Tamerians are the biggest group, possibly because of lessons learned from their pioneering work in creating a water retention landscape that has transformed a formerly dry Portuguese landscape into a little Eden for the 170 residents. Within days Tamerian co-founder Sabine Lichtenfels will join our band of pilgrims.
In the evenings there have been beautiful sharings, among them the story of activist Mark du bois who chained himself to a boulder in the 1970s to stop a dam being flooded. He was prepared to die to save waterways he’d grown to love as a canoeist.
Benjamin von Mendelssohn, among others, suggests a walk in silence with an attitude of reverence instead of chatting.
Most report feeling more profoundly connected with their surroundings and fellow walkers, and I’m immediately enveloped by a deep peace and sense of gratitude - this is the way I choose to start every day and I know from experience that my day doesn’t flow as gracefully if I don’t begin with a quiet walk within the healing balm of nature.
Ben’s partner Vera Kleinhammes says: “Walking Water is a political action with spiritual depth.” She collects litter along the trail ranging from the occasional cigarette butt to spent shotgun cartridges, pieces of plastic and even a car’s cigarette lighter. Was all this deliberately thrown away? And where is away?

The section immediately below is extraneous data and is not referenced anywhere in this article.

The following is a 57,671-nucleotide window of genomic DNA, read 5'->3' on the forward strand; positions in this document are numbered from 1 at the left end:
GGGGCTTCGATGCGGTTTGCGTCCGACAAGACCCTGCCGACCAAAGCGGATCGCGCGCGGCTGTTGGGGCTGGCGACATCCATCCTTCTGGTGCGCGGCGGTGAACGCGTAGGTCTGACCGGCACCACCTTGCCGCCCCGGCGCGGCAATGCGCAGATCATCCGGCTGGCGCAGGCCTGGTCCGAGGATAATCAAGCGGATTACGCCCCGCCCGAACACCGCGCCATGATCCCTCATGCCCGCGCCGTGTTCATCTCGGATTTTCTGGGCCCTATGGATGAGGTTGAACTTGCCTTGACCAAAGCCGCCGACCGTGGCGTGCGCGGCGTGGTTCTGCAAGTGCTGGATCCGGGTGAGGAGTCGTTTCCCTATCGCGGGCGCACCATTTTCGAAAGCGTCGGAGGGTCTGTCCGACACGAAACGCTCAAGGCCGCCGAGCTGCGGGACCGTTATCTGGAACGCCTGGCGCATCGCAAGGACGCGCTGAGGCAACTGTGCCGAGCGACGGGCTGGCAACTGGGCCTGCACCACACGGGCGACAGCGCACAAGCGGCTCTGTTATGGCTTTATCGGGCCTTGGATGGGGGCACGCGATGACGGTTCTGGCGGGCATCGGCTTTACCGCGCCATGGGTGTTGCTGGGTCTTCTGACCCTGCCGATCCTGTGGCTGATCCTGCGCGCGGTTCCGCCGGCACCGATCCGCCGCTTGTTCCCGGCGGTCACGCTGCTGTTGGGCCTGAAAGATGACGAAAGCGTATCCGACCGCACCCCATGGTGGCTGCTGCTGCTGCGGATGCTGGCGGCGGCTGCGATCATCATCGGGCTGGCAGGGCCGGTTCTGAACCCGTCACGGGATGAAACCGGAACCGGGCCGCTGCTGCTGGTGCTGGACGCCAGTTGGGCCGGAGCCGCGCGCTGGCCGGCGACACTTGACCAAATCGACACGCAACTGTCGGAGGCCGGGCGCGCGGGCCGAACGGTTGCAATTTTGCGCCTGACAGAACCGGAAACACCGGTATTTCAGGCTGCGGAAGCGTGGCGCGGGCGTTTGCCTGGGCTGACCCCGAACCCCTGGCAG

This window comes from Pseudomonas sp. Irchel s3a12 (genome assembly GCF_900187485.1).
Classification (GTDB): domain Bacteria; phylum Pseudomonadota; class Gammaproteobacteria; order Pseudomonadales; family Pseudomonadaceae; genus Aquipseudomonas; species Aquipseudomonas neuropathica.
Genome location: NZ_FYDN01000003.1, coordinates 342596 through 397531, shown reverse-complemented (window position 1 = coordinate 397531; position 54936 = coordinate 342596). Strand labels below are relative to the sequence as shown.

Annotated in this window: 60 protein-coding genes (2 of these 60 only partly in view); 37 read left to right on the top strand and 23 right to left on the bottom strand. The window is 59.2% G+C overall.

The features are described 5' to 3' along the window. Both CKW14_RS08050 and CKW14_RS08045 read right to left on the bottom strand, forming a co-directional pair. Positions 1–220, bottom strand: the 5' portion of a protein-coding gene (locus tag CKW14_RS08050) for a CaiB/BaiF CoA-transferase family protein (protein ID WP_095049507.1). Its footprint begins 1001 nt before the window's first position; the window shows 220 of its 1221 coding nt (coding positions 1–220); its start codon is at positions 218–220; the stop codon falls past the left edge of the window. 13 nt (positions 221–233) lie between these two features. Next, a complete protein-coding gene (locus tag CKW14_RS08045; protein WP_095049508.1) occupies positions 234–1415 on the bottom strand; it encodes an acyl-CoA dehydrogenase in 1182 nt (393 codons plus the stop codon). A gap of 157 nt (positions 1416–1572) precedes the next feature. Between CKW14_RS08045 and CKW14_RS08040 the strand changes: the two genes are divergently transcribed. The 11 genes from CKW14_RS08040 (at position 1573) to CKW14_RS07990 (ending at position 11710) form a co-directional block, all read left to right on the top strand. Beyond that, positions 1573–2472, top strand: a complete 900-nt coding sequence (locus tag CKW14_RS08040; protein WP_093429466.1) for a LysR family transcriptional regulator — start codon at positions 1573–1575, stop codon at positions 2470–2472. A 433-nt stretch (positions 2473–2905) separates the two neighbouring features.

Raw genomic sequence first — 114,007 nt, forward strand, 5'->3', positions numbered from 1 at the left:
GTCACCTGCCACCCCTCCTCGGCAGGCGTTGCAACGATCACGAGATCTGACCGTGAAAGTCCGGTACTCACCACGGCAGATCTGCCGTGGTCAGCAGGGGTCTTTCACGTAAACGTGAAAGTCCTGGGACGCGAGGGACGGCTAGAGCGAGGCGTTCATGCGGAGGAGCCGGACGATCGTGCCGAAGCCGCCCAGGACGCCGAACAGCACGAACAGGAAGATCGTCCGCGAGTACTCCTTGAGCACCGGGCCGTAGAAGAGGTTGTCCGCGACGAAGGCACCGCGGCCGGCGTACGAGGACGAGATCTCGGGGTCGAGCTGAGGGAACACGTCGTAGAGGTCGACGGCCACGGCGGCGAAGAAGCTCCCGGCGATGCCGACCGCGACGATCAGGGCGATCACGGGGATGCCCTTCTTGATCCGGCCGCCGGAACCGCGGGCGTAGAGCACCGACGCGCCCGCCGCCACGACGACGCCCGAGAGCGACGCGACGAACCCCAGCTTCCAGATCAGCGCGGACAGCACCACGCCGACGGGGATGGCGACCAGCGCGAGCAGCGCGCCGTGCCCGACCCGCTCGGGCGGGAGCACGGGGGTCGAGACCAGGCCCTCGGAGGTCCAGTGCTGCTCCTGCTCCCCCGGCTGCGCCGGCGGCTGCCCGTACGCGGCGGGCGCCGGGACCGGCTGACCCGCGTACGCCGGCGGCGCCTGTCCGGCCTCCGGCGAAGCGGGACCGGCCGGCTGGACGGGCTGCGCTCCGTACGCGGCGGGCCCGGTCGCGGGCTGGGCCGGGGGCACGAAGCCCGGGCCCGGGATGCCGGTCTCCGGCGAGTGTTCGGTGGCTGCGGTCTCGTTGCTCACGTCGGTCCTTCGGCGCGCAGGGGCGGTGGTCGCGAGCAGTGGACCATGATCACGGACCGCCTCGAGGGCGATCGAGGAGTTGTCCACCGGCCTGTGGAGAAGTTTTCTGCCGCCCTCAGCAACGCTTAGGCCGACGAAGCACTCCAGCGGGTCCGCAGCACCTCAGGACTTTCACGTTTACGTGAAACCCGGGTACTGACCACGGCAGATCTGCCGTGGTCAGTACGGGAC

Each day we get to know each other better, singer-songwriter Sarah Nutting of the duo MaMuse delighting me with her songs.
Today, as we walk, she is putting music to her latest creation and sings me a few lines:
‘We are travelling, we are travelling on this open road.
And the story, and the story has yet to unfold.
What is sacred? What is sacred? Is the question I keep.
And the water brings the answers. May I be open to receive.
And the water brings the answers. May we be open to receive.
Songstress Sarah Nutting telling the pilgrimage story through her music
Mono Lake captured by David Wright in its moody magnificence
‘Never doubt that a small group of thoughtful, committed citizens can change the world; indeed it is the only thing that ever has’
Margaret Mead, author and anthropologist
The Walking Water pilgrimage has been likened to the use of acupuncture, where a localised application of needles has the potential to offer immediate pain relief and stimulate healing throughout the body, sometimes even ending long-term suffering.
It is a form of alternate medicine developed by the Chinese more than two thousand years ago that aims to bring the body back into balance by creating a free flow of energy - and maybe it is time to call upon all the ancient and modern wisdom we can. The obvious analogy is that the actions of a handful of modern pilgrims - combining hearts, minds and feet in an educational journey and walking prayer - could create a ripple effect among people and places throughout the land and possibly even the world.
Alan Bacock of California’s indigenous Big Pine Paiute tribe has suggested: “Prayer is an important way to prepare.”
Peacemaker Alan Bacock of the Big Pine Paiute Tribe